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JJ Barnes The Table Read

Written by JJ Barnes

I was delighted to interview the thriller writer Valerie Keogh. She discusses her prolific writing career, what motivates her, the work that went into her latest book, The Lies He Told, and the advice she has to inspire others.

Tell me a bit about who you are.

Valerie Keogh, author of The Lies He Told, author interview on The Table Read
Valerie Keogh, author of The Lies He Told

Hi, my name is Valerie, I write crime and psychological thrillers under the pen name, Valerie Keogh. I was a qualified nurse but gave up nursing in 2019 to write full time. Initially, having tried to get an agent or publisher interested, I self-published and had 9 books on Amazon before I was lucky to be offered a publishing contract with Bookouture. I published two books with them, Secrets Between Us and The Housewife. I then signed with Bloodhound Books and am on my 4th contract with them. My 18th book is out on July 26th – a psychological thriller about a group of women who get involved with the same man, it’s called The Lies He Told.

I’m currently editing my 19th book which will be out in October.

When did you first WANT to write a book?

I’ve dreamed of writing for as long as I can remember but fear of failure put me off – I finally decided to either write a book or stop dreaming – and I haven’t stopped since.

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When did you take a step to start writing?

It was in 2008 that I decided to stop messing about and focus on getting a book written. It’s very easy to write a few paragraphs, think it’s rubbish and delete to start again another day – this time, I decided to keep writing till it was finished. It was like getting a cork out of a bottle then, I’ve been writing ever since.

How long did it take you to complete your first book from the first idea to release?

My very first book which is now called No Simple Death took about a year – I was working full time at the time.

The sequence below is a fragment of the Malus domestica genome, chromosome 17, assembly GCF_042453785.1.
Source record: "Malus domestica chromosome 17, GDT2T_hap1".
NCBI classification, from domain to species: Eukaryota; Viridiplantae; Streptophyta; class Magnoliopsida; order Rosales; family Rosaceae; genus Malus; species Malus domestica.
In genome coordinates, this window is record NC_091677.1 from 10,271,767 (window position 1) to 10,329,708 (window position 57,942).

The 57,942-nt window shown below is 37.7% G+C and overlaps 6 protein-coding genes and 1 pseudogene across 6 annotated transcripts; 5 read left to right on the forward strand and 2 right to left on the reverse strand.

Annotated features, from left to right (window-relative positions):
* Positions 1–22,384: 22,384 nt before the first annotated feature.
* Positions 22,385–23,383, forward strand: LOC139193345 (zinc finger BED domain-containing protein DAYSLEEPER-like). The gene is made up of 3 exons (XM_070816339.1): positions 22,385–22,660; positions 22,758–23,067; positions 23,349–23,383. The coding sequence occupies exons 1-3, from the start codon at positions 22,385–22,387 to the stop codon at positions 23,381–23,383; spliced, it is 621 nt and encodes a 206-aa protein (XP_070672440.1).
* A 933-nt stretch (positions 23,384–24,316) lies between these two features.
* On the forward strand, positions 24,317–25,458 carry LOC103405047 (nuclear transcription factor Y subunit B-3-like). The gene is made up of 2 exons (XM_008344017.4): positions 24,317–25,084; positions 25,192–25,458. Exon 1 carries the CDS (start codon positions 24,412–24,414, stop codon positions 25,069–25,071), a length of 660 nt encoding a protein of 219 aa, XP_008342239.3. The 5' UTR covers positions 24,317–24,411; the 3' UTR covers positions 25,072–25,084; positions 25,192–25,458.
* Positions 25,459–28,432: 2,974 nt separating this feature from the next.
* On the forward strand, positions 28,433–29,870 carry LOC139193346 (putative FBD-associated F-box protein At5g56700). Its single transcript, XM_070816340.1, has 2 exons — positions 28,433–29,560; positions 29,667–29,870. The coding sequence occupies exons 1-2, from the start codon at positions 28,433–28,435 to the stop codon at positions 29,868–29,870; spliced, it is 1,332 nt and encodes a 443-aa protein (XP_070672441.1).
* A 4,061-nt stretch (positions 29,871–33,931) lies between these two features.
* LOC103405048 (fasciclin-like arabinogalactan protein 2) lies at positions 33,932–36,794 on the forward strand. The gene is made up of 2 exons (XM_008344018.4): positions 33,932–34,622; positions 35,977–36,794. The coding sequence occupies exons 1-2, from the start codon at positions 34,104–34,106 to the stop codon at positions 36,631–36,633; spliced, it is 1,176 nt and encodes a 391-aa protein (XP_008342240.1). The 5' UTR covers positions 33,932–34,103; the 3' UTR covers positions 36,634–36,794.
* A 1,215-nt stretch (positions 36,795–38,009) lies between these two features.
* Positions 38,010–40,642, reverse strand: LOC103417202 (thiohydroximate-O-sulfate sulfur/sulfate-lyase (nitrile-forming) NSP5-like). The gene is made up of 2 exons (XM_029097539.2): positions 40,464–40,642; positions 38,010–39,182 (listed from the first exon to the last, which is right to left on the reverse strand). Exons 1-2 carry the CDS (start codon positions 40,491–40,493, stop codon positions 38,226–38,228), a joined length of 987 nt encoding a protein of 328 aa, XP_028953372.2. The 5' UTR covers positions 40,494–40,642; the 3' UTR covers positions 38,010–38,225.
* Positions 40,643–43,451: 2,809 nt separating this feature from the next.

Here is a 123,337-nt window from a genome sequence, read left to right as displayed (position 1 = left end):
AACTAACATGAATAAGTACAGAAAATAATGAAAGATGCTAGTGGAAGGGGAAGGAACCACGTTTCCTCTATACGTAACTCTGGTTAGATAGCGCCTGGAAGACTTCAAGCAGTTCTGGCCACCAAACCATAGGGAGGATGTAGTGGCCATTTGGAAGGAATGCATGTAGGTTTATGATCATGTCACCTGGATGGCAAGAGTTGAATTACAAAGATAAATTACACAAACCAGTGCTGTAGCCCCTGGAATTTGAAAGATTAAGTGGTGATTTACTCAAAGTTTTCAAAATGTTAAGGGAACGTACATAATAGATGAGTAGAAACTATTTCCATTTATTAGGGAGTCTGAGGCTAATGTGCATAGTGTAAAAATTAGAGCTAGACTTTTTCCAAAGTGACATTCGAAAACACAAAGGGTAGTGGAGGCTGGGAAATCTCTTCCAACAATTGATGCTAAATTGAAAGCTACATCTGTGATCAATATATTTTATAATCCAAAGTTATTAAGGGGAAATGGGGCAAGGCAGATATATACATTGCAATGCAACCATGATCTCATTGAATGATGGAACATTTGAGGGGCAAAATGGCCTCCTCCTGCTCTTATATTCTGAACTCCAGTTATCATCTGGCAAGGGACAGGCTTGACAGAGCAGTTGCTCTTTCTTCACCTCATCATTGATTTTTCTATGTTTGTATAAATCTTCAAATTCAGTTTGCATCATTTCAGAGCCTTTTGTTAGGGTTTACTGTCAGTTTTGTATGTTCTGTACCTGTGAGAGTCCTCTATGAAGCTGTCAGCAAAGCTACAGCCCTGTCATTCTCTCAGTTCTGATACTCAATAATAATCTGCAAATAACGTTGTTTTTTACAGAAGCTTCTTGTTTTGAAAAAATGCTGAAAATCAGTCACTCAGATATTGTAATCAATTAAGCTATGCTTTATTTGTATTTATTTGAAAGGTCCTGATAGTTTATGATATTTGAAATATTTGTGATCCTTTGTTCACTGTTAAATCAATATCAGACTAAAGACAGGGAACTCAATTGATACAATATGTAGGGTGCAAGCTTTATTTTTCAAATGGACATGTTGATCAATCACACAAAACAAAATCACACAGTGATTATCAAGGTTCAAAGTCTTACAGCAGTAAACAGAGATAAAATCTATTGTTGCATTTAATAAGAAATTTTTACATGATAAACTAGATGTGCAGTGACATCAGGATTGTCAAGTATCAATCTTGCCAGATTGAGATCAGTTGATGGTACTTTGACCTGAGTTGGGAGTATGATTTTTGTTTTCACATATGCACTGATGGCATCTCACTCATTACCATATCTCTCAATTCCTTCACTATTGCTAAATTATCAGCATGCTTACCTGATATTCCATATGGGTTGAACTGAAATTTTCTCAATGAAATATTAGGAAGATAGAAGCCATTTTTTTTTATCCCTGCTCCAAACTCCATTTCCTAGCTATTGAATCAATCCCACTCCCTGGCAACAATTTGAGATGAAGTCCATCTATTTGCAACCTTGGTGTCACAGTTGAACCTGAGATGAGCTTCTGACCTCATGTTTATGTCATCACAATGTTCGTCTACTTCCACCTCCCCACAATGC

How long did it take you to complete your latest book from the first idea to release?

I keep a daily word count from my first word so I’m able to look back. The Lies He Told took me 9 weeks to write – that’s from the first word to a second draft good enough to hand to my publisher. It then went through the editorial process which finished last week and it’s due out July 26th. So in total, that’s almost 7 months.

Focusing on your latest release. What made you want to write The Lies He Told?

I’m under contract to write psychological thrillers so, to a certain extent, I had to come up with a story line to suit. Since my imagination does tend to go along the darker, twistier road, it isn’t too difficult! What women will do for love is something that always fascinates me and that’s the theme for this one.

What were your biggest challenges with writing The Lies He Told?

I’m an absolute pantser – I never plan my novels so often I have no idea what’s going to happen in the end and I really wasn’t sure how I was going to get this story together. But as often happens, the characters took over and I think it worked out quite well.

Valerie Keogh, author of The Lies He Told, author interview on The Table Read
The Lies He Told by Valerie Keogh

Who or what inspired you when creating your Protagonist?

All the women I’ve ever known, myself included, who have fallen for the ‘charms’ of the wrong man.